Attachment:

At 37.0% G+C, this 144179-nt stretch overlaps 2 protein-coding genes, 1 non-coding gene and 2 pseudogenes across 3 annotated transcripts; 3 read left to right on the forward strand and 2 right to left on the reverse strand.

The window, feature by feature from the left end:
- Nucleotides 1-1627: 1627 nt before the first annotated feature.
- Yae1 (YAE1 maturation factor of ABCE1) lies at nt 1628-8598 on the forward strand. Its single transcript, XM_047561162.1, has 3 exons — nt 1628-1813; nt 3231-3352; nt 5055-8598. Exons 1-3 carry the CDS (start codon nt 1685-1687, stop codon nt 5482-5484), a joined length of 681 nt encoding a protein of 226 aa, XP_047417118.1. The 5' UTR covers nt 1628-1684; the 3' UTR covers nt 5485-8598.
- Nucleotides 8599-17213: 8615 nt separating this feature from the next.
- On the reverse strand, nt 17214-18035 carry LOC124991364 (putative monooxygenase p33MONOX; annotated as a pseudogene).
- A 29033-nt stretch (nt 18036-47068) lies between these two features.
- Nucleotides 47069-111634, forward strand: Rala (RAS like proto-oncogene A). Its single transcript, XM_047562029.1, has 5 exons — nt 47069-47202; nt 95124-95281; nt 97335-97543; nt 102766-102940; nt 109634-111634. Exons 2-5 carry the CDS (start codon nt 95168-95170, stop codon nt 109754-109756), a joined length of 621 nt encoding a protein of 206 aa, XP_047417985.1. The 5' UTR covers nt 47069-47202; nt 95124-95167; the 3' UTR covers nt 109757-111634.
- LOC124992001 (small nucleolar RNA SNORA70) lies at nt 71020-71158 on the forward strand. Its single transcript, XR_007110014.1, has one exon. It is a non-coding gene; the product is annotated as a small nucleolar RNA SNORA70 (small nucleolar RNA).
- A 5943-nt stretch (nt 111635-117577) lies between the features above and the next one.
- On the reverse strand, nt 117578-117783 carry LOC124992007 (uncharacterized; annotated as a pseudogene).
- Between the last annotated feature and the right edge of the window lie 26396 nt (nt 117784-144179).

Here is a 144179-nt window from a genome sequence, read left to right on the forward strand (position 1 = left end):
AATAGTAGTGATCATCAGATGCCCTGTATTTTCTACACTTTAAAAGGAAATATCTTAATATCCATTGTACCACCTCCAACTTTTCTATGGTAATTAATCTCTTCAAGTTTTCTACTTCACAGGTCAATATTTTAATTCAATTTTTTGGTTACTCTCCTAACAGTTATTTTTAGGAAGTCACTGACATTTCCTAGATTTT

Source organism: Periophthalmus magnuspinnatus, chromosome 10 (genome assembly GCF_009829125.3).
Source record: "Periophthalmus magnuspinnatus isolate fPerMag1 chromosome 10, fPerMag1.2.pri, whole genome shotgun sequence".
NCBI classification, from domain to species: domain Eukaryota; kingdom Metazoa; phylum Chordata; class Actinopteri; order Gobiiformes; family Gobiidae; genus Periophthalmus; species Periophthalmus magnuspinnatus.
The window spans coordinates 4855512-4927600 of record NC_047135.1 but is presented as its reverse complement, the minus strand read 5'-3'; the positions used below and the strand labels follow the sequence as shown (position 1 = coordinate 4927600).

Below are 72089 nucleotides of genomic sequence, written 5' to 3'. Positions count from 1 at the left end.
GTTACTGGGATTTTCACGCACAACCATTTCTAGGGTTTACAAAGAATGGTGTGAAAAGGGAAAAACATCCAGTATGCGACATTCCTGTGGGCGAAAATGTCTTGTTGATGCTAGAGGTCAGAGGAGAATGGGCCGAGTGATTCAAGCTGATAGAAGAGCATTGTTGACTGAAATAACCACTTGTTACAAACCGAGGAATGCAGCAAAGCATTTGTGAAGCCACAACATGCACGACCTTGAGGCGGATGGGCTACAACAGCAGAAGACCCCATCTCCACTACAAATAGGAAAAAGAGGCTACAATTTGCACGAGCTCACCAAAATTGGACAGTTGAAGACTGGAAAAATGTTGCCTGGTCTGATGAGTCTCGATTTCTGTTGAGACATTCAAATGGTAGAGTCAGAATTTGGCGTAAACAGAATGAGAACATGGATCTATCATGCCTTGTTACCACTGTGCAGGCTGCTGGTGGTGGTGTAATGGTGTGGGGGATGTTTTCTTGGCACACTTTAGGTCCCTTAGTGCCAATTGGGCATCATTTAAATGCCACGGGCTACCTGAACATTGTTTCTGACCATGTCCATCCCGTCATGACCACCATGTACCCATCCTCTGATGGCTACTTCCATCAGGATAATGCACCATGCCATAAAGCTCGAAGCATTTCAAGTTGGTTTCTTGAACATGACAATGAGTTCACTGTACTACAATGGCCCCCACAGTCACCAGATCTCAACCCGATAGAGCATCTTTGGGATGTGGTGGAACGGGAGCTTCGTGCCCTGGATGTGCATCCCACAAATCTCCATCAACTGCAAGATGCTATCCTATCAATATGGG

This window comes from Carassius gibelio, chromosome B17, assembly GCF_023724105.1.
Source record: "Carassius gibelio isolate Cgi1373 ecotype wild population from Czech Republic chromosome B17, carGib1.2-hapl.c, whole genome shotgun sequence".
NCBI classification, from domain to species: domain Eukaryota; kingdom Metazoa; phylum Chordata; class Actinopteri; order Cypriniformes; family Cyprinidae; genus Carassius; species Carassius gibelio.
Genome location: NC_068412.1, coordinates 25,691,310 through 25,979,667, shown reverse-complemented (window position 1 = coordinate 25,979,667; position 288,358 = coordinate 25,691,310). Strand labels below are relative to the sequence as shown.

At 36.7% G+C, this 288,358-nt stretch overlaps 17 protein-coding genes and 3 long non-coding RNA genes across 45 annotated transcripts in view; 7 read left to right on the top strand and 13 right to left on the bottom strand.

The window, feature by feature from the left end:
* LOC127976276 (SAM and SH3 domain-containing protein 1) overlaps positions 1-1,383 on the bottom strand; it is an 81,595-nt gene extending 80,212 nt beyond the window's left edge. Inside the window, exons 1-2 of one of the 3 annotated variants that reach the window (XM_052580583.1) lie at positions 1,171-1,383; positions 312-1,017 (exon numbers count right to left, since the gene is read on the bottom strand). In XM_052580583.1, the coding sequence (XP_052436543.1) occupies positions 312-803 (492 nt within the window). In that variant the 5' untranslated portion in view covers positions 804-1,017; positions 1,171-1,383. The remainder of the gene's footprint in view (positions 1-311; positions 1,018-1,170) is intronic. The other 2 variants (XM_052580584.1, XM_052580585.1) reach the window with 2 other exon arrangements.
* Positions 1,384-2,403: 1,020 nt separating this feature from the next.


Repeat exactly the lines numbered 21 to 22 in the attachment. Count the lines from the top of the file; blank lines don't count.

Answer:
This window comes from Carassius gibelio, chromosome B17, assembly GCF_023724105.1.
Source record: "Carassius gibelio isolate Cgi1373 ecotype wild population from Czech Republic chromosome B17, carGib1.2-hapl.c, whole genome shotgun sequence".